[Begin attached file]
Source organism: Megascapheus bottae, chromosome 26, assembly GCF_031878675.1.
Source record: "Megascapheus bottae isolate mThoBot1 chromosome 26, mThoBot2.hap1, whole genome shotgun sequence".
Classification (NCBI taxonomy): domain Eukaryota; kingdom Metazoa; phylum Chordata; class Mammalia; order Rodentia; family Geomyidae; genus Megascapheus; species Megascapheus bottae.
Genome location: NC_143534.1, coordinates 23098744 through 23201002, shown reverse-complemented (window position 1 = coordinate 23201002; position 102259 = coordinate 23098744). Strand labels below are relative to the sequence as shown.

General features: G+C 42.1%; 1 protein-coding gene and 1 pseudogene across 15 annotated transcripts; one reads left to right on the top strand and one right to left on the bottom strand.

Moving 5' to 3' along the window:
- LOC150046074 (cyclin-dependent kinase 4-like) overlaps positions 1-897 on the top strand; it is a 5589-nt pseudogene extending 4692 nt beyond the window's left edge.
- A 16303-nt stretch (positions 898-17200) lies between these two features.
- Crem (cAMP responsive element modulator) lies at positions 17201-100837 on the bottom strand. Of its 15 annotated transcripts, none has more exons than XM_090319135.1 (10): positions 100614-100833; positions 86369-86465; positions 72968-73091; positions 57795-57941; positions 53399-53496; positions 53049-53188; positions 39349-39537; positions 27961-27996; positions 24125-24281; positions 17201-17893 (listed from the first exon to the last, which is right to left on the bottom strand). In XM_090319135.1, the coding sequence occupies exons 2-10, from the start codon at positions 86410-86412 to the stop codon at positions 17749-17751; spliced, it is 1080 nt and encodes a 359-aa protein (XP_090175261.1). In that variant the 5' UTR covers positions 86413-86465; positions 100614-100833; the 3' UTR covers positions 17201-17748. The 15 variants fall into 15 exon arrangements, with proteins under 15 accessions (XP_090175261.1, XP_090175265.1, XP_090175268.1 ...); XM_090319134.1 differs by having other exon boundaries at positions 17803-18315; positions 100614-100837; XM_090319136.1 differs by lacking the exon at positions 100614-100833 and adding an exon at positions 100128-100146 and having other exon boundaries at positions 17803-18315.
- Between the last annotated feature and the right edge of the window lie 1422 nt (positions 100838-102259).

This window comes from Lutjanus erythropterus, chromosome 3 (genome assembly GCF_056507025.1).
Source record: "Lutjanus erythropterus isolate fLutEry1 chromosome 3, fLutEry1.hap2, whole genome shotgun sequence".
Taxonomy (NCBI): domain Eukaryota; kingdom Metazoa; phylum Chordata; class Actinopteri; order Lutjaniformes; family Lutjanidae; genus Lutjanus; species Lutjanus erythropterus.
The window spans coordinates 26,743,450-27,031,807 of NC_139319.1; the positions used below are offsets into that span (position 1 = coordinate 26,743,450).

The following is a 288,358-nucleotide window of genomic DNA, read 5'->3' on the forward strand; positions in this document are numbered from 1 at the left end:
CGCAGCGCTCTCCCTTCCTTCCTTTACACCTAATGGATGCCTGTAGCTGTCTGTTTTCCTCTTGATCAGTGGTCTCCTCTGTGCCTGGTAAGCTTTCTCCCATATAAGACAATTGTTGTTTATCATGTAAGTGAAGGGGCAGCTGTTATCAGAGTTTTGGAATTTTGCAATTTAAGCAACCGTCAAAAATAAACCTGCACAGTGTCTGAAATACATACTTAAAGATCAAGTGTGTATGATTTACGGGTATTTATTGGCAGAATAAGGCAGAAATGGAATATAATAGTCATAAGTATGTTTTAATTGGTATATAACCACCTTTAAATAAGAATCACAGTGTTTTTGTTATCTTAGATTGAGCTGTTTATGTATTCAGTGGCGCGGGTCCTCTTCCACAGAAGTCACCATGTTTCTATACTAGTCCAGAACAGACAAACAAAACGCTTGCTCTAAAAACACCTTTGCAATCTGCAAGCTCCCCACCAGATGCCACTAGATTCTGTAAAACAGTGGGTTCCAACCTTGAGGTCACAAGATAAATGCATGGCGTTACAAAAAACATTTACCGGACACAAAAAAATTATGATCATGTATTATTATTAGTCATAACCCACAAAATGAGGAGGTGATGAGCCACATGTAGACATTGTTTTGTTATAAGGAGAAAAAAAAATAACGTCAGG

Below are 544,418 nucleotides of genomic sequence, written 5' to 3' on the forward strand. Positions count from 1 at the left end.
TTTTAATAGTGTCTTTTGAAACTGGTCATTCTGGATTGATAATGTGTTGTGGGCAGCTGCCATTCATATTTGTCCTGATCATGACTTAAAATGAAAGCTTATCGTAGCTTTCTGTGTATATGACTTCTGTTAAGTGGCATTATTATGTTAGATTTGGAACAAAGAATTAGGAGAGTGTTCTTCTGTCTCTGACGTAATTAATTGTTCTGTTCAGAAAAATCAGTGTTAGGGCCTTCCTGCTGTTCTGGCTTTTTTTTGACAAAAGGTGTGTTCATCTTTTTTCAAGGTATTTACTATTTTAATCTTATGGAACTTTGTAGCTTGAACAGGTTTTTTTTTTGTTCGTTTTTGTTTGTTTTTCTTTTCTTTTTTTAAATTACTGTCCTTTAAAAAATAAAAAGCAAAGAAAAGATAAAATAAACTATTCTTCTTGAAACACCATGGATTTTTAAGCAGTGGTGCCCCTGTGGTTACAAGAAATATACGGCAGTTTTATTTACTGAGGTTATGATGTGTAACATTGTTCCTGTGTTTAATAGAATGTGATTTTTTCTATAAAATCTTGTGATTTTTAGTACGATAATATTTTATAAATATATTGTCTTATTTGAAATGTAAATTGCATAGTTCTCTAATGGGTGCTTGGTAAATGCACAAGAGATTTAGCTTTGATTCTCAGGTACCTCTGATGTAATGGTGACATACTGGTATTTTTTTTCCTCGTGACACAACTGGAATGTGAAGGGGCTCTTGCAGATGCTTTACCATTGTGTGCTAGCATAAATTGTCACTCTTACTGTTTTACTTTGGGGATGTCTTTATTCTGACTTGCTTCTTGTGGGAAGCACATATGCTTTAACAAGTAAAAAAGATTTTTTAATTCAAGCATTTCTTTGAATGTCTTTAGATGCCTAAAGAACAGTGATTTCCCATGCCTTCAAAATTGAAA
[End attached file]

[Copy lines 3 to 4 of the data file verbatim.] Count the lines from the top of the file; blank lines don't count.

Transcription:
Classification (NCBI taxonomy): domain Eukaryota; kingdom Metazoa; phylum Chordata; class Mammalia; order Rodentia; family Geomyidae; genus Megascapheus; species Megascapheus bottae.
Genome location: NC_143534.1, coordinates 23098744 through 23201002, shown reverse-complemented (window position 1 = coordinate 23201002; position 102259 = coordinate 23098744). Strand labels below are relative to the sequence as shown.